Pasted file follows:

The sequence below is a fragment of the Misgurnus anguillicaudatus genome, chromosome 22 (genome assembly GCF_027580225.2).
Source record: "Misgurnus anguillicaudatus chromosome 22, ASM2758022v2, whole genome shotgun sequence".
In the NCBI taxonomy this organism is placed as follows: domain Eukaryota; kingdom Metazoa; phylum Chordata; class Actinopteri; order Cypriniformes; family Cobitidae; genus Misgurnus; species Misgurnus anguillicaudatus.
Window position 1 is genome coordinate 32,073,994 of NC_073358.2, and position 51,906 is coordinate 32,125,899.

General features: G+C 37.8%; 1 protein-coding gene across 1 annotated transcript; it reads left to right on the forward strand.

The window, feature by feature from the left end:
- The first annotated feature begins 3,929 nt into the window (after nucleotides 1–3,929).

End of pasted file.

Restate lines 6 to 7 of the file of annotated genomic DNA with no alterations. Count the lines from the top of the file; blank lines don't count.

The window, feature by feature from the left end:
- The first annotated feature begins 3,929 nt into the window (after nucleotides 1–3,929).